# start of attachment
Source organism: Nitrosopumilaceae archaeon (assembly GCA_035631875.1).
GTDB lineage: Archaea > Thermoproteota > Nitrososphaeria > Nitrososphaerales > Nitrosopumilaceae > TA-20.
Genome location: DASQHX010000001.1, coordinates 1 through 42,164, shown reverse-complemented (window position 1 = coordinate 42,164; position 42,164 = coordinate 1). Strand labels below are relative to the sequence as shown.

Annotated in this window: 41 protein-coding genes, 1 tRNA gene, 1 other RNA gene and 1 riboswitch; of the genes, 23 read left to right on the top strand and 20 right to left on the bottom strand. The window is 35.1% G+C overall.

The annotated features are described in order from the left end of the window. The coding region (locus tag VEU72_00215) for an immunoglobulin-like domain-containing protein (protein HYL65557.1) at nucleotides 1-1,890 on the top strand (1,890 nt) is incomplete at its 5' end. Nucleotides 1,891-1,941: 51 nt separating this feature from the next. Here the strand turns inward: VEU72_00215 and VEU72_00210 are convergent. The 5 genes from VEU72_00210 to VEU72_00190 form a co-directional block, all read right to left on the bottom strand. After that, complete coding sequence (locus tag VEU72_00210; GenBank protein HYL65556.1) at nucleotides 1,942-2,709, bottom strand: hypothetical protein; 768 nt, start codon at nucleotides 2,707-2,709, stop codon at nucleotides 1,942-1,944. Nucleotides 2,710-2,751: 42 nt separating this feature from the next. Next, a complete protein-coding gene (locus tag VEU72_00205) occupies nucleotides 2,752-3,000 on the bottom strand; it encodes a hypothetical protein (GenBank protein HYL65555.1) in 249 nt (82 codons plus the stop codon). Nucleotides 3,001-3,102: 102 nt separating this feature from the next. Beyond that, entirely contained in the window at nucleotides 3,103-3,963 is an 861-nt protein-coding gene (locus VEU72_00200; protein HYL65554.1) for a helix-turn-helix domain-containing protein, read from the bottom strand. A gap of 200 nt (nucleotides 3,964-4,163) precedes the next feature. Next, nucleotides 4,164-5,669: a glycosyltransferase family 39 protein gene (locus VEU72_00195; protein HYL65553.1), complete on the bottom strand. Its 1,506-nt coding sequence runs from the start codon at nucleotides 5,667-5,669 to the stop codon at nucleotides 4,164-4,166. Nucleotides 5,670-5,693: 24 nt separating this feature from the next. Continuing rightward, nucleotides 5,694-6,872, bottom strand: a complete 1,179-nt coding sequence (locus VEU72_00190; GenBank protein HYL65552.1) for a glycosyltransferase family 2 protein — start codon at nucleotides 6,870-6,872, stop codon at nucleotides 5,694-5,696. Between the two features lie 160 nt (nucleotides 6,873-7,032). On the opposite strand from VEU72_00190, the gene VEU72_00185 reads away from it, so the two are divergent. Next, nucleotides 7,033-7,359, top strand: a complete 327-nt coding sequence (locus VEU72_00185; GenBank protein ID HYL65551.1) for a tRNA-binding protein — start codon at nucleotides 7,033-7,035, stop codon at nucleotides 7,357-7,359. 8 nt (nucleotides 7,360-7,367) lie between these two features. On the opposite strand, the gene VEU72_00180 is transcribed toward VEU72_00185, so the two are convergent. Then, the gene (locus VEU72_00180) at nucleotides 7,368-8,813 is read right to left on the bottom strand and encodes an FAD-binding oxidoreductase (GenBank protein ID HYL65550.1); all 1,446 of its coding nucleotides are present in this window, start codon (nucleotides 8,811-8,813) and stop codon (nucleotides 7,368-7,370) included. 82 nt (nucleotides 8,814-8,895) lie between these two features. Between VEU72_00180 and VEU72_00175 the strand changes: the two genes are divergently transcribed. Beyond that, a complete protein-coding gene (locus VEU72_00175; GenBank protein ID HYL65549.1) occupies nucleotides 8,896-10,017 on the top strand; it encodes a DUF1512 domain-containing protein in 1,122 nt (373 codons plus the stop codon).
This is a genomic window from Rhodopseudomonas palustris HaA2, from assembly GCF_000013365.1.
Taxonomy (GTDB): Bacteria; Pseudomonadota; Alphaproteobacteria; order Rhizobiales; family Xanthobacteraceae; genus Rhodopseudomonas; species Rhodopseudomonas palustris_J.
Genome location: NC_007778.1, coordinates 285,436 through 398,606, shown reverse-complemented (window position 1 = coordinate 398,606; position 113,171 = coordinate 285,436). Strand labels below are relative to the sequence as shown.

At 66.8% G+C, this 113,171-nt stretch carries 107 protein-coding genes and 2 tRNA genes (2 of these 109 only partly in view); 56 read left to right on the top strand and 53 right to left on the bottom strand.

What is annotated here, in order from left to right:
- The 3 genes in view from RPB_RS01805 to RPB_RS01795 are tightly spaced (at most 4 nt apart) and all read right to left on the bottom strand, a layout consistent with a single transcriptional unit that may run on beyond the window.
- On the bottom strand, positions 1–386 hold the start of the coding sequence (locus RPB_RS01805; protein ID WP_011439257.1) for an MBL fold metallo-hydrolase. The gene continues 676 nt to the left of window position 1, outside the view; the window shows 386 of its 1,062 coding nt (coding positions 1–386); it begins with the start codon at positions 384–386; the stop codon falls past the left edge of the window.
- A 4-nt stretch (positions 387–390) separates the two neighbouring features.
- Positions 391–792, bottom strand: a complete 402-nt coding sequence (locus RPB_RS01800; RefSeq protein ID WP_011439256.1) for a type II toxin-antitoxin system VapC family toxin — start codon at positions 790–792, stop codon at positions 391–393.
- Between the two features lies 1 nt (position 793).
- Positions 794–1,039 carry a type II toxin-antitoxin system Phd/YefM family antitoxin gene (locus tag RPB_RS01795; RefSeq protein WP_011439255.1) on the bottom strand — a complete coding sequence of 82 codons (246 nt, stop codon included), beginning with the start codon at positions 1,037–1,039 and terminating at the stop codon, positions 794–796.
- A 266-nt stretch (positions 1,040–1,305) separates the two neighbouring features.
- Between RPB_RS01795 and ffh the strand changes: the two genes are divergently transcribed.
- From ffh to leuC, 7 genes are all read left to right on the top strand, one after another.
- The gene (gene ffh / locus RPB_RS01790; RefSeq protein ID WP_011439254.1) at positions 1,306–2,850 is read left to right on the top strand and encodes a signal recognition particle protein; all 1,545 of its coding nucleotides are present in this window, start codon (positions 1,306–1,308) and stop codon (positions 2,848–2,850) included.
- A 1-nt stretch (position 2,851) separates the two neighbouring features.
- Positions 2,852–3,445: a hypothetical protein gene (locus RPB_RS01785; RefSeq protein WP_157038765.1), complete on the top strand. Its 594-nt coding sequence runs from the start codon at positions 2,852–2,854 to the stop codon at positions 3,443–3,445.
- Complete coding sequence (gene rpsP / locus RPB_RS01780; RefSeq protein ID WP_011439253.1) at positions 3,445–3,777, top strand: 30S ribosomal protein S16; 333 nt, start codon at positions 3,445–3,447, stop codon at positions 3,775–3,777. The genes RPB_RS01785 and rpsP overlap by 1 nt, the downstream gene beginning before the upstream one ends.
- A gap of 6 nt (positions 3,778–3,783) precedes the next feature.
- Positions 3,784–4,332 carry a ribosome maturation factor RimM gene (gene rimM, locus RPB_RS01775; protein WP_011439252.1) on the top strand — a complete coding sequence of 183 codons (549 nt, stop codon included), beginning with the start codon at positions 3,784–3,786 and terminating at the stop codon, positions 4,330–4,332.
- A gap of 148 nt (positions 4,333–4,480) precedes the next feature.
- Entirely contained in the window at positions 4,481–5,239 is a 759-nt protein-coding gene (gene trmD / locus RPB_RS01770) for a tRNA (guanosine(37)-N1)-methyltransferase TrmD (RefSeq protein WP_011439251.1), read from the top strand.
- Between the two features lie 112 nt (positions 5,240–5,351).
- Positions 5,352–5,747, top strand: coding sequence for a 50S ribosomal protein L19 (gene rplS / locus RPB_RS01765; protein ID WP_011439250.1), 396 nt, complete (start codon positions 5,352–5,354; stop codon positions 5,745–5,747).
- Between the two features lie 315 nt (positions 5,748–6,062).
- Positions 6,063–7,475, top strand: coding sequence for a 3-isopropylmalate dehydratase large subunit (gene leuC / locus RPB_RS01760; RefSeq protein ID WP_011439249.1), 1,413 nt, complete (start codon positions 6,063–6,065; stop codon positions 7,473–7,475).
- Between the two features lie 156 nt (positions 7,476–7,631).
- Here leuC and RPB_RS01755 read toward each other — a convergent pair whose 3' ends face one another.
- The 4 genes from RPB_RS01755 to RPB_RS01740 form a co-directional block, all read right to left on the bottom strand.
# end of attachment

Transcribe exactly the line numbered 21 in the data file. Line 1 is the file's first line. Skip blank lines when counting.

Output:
- A 1-nt stretch (position 2,851) separates the two neighbouring features.